Nubi O. O., Morse S. and Murphy R. J. (2021) A prospective Social Life Cycle Assessment (sLCA) of electricity generation from Municipal Solid Waste in Nigeria. Sustainability 13(18), 10177
This research assesses the social impacts that could arise from the potential Waste to Energy (WtE) generation of electricity from Municipal Solid Waste (MSW) in the cities of Lagos and Abuja in Nigeria. Social Life Cycle Assessment (sLCA) was the main analytical approach used coupled with a participatory approach to identify relevant social issues to serve as the potential sLCA impact ‘subcategories’. Focus group research in both cities led to the identification of 11 social issues that were transformed into social impact subcategories with appropriate indicators for the sLCA. These were populated with data from a questionnaire-based survey with the approx. 140 stakeholders. The results indicated that the impact subcategories were ranked respectively as having the most and the least significant social impacts associated with the potential adoption of WtE in these two cities in Nigeria. Overall, the research showed that the expected social impact was higher for WtE electricity generation in Lagos than in Abuja. This difference may be related to the higher population and greater amounts of waste in Lagos and its position as a hub for many of the country’s commercial and industrial activities which have long been affected by inadequate electricity supply. This study also provides an example of the use of participatory processes as an important approach in sLCA to the elucidation of social issues that are directly pertinent to key local perspectives and when considering such technology implementations.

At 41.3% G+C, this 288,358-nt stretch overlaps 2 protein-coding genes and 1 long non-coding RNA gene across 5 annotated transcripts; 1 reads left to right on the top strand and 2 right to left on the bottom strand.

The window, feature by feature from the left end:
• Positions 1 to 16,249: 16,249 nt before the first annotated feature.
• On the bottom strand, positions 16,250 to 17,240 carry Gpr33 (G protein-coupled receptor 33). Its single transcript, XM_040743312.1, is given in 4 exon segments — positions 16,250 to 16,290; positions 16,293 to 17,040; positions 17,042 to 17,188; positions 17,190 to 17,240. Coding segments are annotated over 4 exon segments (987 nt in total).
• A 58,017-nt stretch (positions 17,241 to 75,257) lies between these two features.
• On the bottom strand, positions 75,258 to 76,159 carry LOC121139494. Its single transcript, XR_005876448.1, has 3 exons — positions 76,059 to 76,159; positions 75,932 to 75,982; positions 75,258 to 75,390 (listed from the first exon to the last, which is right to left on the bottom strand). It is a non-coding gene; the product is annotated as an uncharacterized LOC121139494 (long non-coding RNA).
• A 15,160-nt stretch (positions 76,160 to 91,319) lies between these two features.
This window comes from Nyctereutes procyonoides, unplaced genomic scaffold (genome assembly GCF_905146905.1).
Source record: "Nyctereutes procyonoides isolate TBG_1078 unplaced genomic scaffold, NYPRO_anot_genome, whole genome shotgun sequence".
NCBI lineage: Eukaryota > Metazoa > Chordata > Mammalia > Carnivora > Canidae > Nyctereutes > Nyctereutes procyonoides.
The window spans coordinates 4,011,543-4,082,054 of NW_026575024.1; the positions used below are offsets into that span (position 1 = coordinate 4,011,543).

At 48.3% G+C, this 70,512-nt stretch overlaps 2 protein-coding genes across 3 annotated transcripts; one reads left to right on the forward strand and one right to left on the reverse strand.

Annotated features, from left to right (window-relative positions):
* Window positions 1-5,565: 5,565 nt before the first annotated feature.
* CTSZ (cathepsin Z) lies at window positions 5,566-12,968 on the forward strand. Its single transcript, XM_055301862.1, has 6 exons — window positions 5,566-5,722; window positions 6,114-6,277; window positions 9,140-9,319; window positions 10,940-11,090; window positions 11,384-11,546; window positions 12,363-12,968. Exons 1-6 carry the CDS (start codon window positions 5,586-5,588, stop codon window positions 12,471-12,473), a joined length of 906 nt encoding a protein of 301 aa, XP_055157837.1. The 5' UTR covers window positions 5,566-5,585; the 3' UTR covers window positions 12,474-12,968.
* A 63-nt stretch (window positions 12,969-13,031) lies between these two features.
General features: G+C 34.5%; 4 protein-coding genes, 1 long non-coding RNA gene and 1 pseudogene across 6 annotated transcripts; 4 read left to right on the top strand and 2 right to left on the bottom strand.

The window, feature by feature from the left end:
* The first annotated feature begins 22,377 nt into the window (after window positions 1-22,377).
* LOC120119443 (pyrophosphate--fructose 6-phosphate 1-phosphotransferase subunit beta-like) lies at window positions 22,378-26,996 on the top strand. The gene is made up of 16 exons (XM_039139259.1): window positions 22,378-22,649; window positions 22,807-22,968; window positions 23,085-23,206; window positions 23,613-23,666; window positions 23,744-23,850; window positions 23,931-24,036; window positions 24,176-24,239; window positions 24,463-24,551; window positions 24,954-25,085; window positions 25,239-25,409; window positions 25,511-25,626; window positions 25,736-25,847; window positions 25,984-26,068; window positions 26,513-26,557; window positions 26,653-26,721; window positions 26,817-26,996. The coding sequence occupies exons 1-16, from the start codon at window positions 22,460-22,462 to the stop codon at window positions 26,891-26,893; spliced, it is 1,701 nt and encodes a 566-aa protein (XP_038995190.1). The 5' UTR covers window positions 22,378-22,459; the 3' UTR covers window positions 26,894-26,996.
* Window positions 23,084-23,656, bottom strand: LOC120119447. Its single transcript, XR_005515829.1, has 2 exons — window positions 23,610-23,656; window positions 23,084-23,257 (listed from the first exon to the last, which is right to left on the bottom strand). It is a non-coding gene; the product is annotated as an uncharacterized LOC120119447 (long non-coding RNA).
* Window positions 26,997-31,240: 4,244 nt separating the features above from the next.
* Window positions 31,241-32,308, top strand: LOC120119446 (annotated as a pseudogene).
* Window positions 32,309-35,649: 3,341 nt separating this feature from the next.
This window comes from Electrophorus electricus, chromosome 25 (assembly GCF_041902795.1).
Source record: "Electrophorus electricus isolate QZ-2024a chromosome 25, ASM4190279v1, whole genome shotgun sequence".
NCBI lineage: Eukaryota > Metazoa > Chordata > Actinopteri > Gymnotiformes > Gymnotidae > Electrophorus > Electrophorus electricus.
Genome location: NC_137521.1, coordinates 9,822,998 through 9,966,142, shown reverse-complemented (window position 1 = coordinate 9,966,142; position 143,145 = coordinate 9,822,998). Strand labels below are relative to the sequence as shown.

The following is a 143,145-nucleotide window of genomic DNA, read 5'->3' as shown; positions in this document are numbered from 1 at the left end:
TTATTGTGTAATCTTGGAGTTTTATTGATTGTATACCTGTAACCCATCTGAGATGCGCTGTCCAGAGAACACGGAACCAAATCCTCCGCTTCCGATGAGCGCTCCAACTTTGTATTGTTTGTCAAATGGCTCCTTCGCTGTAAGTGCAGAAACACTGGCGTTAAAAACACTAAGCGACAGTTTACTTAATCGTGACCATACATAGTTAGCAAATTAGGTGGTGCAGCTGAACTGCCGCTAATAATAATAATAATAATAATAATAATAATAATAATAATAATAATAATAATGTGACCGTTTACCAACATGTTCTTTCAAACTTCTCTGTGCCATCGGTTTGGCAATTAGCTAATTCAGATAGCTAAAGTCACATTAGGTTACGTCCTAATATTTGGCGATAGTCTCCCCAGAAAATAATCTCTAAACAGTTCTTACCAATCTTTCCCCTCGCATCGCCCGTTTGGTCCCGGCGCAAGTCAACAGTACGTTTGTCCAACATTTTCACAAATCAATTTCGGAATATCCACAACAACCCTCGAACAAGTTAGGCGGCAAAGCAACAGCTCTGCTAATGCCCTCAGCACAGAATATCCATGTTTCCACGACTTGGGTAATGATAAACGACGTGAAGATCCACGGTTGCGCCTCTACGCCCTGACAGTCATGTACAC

“Improved Electricity Supply” and “Income”
Greenslade C., Murphy R. J., Morse S. and Griffiths G. H. (2021) Breaking down the barriers: Exploring the role of collaboration in the forestry sector of South East England. Sustainability 13(18), 10258
The forestry supply chain in the South East of England is characterized by a diverse set of independent businesses and a sector strongly driven by personal connections and trust. Yet opportunity exists to increase the amount of wood product through bringing currently unmanaged woodlands to the market, a result that should have environmental as well as economic benefits. Previous research has indicated that agents play a key linking role between woodland owners and contractors, offering services ranging from consultancy support, grant aid access, and the writing of management plans, to the scheduling and delivery of thinning and felling activity, with a unique and important position in the sector in terms of facilitating change. This study, through interviews with 18 woodland agents, was designed to explore collaboration across the sector. The results suggest that current levels of collaboration are low and use predominantly horizontal mechanisms, focusing on information sharing rather than joint operation. This is despite a positive market opportunity and a growth aspiration, as well as enthusiasm for increased collaboration that is particularly prevalent in smaller businesses. Four main features of the sector are limiting the amount of collaboration: a traditional handshake culture strongly embedded within rural life; the construct, mechanisms and frameworks of the sector; the value set of those operating at this critical juncture of supply and demand, and; the lack of positive examples of collaboration. Higher levels of collaboration were seen by woodland agents to be positive for increasing the sustainable and productive management of woodlands but achieving this will be challenging to established practice.   
Andries A., Murphy R. J., Morse S. and Lynch J. (2021) Earth Observation for monitoring, reporting and verification for environmental land management policy in the Surrey Hills Area of Outstanding Natural Beauty. Sustainability 13(16), 9105